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User Rank: Light Beer
5/11/2019 | 8:58:41 AM
Re: Time to think again ...
Thanks for the insight Barry. You're piece was so well written, concise, pointed, and fair... at least to my mind, just an investor. 

From my perspective, everything you wrote supported what Suri said, and confirms that you, at least, attest to optimistic elements that don't just derive from hyperbole. 

I shall not hold you responsible for any failing the company might have in turning that optimism into results, but, still, I gain a confidence from what you wrote that leads me to believe today's value is woefully too little to represent Nokia's potential during the next, say, 18 months or so.




User Rank: Lightning
5/7/2019 | 5:31:17 PM
Time to think again ...
I am a big fan of Light Reading and always appreciate the punchy writing and strong opinions.

Even when I don't agree.  

And, in the case of this opinion piece, there are some things that I agree with but many I do not.  With apologies for the long comment, let me explain.

First, the notion that "Nokia is losing the 5G race" is simply not true.  Far from it. We continue to rack up new 5G wins at an impressive pace and in a world where counting of "deals" is not always transparent, we are doing very well.  When we announced our Q1 results, we said that we had 36 5G contracts, including 18 with named customers.   And, we have added to that number since.

Second, Nokia's full portfolio does matter.  Half of the 5G deals that I just mentioned include portfolio elements that others do not have.  When we look at our internal customer satisfaction survey – where we are closing the gap to the market leader and increasing the considerable distance from the #3  – direct customer feedback on our end-to-end portfolio is very favorable.  And, the share of end-to-end and multi-business groups deals in our pipeline has continued to grow.  

Third, we did acknowledge that we have some short-term 5G radio roadmap issues.  But, here is what people need to understand.  Every vendor has issues; we just had the courage to say it.  Why am I so sure?  Because we have done tests of active 5G networks where Nokia and/or our competitors have a position.  We have seen that others face some challenges – like all data uplink taking place over the 4G network, not on the also-present 5G.  Dynamic resource scheduling and overall speed are two other areas where we have seen that Nokia's 5G is better.  This situation does not surprise me given our strong record of technology that performs very well in real-life deployments.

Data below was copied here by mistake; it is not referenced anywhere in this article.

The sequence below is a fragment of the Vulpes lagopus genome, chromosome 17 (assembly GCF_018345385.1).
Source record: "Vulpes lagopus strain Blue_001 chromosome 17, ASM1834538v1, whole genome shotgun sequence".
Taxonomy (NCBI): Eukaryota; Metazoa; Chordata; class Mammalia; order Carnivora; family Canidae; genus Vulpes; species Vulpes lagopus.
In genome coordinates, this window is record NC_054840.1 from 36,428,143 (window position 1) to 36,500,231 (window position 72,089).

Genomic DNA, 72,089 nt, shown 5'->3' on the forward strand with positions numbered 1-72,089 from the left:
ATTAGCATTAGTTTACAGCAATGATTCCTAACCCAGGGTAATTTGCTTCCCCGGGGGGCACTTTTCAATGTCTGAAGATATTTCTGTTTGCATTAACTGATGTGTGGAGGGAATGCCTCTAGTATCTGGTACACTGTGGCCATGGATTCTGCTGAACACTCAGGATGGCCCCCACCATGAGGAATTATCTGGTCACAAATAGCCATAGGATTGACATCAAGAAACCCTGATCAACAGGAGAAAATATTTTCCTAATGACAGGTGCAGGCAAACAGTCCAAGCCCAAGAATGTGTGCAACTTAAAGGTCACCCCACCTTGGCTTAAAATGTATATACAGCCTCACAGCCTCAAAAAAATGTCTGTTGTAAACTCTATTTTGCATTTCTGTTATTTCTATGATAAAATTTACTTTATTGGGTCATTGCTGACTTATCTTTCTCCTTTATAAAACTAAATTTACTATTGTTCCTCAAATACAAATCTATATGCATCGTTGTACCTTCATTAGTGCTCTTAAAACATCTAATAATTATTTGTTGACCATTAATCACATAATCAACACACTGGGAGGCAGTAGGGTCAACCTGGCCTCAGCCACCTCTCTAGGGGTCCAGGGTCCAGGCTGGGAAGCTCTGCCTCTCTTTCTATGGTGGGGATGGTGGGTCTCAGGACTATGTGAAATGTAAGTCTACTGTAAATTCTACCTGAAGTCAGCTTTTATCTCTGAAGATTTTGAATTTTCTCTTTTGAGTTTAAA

And, just so your readers understand, the chipset instability we found was not our equipment – it was in those used for consumer devices (i.e., your phone) – thus proving the point about an ecosystem that is still maturing. Is that an issue for the entire market? Absolutely. 

Fourth, you point to Nokia's soft Q1 results – and, it is true that they were.  But, we had guided that 2019 would have a soft first half and particularly weak Q1. We understand the reasons why and, as we said when we announced the quarter, we continued to hold to our full-year guidance.  You ask why others are not "struggling" and I would address that in two ways. To start with, I can't speak about the revenue recognition policies of others, but I know ours.  They are strict and for good reasons.   

In addition, I would also suggest that the "neutral observer" that you reference should take a bit broader perspective.  After all, a single quarter is hardly a trend.  Just go back to Q4 2018 and do a true "apples-to-apples" comparison with those that report their numbers publicly and you will see a very different story than Q1.  Sure, you mention that we were swapped in Germany, but we have swapped that competitor far more often than they have swapped us. And, despite some losses, our deal win rate suggests we are winning far more than we are losing. 

Finally, you mention Korea.  Initial deployment has been challenging for us and all other vendors. Key to understanding the situation, however, is the fact that we have a very strong market position with all the major operators in the country.  When you combine that with the much faster than expected demand, technology has not been the big issue but rather deliveries.  We have added production capability and are fast getting back on track.  We appreciate the support of our customers and are pushing incredibly hard to get more products to them as quickly as we possibly can.

To be fair, your piece includes facts and quotes from Nokia, mainly from our Q1 announcement.  That is appreciated.  Where we diverge, however, is on the real underlying story about Nokia.  In short, despite a soft first quarter, which we expected, I am confident that Nokia is extremely strong in 5G.

Many thanks, 

Barry French / Nokia

PS: Iain, beer is on me when we are next in same city! 
Clifton K Morris
Clifton K Morris,
User Rank: Light Sabre
5/7/2019 | 7:30:41 AM
Nokia doesn't understand the US Market
Nokia is a real weirdo when it comes to implementing technology in the US.

Most of its work seems to be based on itellectual property acquisition, but a strategy based on bringing a product to market with a go-to-market plan seems very disheartening and sad.   Wrong people in key positions?

When it comes to hardware, well, all I can point to is the Nokia 6185.

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